Yesterday, we noted that Wharton professor Jeremy Siegel’s “fair value” estimate for the S&P 500 is a startling 1380, which is about 40% higher than most other estimates (Robert Shiller, Jeremy Grantham, Andrew Smithers, John Hussman, et al). Prof Siegel, who is now a pitch man for WisdomTree funds, uses this estimate to conclude that stocks are “dirt cheap.”
The other experts, meanwhile, who use a consistent, historically predictive, and fully explained methology, estimate that fair value is around 900-1000, about where we are now. In their view, stocks are just fairly valued.
So who’s right?
In our opinion–and the opinion of one of the smartest money people we know (also a PhD)–Shiller, Grantham, Smithers, et al. are right and Siegel is wrong. Our credentialed friend also examined Siegel’s analysis and then explained what he believes is Siegel’s mistake.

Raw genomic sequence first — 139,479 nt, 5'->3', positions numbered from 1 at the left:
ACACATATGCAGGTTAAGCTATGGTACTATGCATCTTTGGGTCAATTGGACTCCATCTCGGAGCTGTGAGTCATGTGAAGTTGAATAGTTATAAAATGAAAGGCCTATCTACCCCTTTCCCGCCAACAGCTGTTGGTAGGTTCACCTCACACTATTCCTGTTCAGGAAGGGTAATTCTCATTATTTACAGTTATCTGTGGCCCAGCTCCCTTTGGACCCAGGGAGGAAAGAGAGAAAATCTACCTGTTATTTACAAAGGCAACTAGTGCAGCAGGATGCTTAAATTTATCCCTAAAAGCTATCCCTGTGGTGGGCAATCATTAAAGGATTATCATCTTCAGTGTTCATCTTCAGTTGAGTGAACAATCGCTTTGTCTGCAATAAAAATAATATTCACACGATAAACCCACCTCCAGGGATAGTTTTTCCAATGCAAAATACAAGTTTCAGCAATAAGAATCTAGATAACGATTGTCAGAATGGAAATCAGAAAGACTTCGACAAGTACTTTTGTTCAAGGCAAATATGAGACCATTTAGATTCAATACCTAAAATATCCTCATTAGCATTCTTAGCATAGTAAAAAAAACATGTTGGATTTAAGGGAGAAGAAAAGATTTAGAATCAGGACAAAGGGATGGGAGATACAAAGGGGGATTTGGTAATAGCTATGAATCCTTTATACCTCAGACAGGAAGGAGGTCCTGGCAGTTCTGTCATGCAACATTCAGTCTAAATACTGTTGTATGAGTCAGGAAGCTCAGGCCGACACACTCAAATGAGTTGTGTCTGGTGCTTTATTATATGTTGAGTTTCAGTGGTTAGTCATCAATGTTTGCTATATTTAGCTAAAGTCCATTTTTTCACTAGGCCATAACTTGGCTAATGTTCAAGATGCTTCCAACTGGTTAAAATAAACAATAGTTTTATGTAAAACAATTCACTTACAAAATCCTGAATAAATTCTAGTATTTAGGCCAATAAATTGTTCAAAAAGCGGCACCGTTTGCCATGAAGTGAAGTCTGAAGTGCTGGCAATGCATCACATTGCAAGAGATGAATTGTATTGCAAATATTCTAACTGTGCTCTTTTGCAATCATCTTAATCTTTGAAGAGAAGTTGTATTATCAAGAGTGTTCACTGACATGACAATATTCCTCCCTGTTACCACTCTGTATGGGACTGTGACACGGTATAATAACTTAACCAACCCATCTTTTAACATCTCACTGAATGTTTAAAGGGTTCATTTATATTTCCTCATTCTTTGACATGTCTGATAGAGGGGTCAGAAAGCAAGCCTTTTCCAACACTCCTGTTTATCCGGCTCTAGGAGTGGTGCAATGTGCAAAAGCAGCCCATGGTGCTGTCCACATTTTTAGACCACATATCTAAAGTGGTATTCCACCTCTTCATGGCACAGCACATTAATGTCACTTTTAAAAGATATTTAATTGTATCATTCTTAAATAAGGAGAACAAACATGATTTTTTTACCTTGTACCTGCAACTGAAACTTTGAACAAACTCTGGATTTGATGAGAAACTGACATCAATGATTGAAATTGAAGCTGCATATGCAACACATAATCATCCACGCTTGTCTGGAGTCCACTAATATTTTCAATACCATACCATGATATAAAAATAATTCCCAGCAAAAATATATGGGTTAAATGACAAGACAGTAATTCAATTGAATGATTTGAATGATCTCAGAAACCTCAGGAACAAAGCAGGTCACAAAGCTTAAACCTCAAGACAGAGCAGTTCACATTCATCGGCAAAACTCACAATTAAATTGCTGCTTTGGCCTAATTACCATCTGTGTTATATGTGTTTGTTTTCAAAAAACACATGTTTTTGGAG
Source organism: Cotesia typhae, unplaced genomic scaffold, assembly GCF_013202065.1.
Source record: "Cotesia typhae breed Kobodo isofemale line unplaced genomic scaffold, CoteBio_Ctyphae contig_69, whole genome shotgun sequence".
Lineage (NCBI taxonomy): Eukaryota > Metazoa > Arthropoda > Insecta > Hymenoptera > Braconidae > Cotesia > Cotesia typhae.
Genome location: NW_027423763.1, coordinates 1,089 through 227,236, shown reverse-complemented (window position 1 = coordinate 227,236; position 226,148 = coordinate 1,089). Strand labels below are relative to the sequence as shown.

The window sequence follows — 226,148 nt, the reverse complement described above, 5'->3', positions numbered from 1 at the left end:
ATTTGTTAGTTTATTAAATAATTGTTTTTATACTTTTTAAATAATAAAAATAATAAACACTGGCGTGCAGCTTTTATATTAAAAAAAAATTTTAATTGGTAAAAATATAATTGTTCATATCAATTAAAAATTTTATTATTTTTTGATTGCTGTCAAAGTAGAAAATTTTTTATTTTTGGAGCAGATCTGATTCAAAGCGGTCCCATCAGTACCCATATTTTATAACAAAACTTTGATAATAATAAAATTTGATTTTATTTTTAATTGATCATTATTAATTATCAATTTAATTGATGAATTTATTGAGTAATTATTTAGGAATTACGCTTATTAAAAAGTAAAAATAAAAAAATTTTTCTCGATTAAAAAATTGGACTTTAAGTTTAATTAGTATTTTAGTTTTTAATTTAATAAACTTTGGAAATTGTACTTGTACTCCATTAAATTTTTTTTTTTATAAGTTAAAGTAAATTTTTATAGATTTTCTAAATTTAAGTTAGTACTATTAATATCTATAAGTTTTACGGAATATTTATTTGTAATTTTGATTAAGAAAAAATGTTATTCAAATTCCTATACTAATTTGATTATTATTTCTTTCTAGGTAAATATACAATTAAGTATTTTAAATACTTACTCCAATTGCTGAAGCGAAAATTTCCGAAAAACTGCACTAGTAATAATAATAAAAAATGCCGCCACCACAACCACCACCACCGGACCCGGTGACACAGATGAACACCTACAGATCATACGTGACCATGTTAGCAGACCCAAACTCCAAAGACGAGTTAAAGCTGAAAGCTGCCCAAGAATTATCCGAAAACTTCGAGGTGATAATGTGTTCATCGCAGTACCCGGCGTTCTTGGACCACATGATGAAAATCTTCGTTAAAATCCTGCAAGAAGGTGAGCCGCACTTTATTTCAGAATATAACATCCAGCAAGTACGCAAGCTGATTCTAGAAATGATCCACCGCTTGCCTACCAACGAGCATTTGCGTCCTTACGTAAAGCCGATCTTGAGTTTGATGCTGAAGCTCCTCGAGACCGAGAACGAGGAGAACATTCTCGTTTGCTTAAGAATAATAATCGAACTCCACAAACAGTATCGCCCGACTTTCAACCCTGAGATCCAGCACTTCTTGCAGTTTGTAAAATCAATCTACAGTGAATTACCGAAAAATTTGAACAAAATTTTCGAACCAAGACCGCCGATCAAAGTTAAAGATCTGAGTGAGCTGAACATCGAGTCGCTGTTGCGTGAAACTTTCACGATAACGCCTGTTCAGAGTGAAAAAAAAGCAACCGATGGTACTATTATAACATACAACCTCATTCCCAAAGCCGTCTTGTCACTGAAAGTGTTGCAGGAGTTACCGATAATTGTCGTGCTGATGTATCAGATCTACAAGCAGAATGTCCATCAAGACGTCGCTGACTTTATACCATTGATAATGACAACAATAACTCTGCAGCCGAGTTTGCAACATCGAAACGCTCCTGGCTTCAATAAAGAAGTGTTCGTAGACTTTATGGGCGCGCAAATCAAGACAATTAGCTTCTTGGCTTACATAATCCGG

Prof Siegel bases his estimate on two variables:
- “Trended S&P 500 earnings” of $92
- PE of 15
Multiply these together, and you get the 1380 fair value estimate.
Prof. Siegel’s error, it appears, is in using a PE that is too high.
The 15X average PE for the S&P 500 is what you get when you use professor Shiller’s methodology, which averages 10 years of trailing earnings (and, therefore, if profit margins are normal, uses earnings of about 4 years ago). Prof Siegel’s earnings estimate, meanwhile, is a forward estimate–one that adds about 5 years of trended growth (6% a year) to the Shiller estimate, but uses the same PE.
We suspect that, if Prof Siegel performed the same “trended” analysis over the entire 20th Century, the average PE for forward trended earnings would be about 11X-12X, not 15X. This, we expect, would produce a fair value estimate much closer to that of Shiller, Grantham, Smithers, et al. Shiller’s PE analysis is below:
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